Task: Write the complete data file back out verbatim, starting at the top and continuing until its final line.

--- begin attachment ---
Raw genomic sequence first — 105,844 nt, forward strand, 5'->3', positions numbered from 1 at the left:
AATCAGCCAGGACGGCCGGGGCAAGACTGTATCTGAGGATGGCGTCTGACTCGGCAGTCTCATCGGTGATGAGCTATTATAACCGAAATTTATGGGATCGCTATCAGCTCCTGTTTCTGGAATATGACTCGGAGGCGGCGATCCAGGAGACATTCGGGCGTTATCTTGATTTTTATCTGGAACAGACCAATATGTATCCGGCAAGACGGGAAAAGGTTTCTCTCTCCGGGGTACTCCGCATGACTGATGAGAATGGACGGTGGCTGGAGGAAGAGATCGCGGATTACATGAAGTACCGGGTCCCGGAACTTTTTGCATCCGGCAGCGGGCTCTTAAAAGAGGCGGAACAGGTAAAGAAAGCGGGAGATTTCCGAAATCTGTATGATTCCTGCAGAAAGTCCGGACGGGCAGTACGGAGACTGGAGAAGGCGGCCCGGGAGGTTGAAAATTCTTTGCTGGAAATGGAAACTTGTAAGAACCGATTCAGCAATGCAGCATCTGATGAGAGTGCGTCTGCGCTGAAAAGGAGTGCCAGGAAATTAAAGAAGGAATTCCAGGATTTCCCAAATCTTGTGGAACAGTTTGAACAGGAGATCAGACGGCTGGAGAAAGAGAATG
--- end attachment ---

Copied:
Raw genomic sequence first — 105,844 nt, forward strand, 5'->3', positions numbered from 1 at the left:
AATCAGCCAGGACGGCCGGGGCAAGACTGTATCTGAGGATGGCGTCTGACTCGGCAGTCTCATCGGTGATGAGCTATTATAACCGAAATTTATGGGATCGCTATCAGCTCCTGTTTCTGGAATATGACTCGGAGGCGGCGATCCAGGAGACATTCGGGCGTTATCTTGATTTTTATCTGGAACAGACCAATATGTATCCGGCAAGACGGGAAAAGGTTTCTCTCTCCGGGGTACTCCGCATGACTGATGAGAATGGACGGTGGCTGGAGGAAGAGATCGCGGATTACATGAAGTACCGGGTCCCGGAACTTTTTGCATCCGGCAGCGGGCTCTTAAAAGAGGCGGAACAGGTAAAGAAAGCGGGAGATTTCCGAAATCTGTATGATTCCTGCAGAAAGTCCGGACGGGCAGTACGGAGACTGGAGAAGGCGGCCCGGGAGGTTGAAAATTCTTTGCTGGAAATGGAAACTTGTAAGAACCGATTCAGCAATGCAGCATCTGATGAGAGTGCGTCTGCGCTGAAAAGGAGTGCCAGGAAATTAAAGAAGGAATTCCAGGATTTCCCAAATCTTGTGGAACAGTTTGAACAGGAGATCAGACGGCTGGAGAAAGAGAATG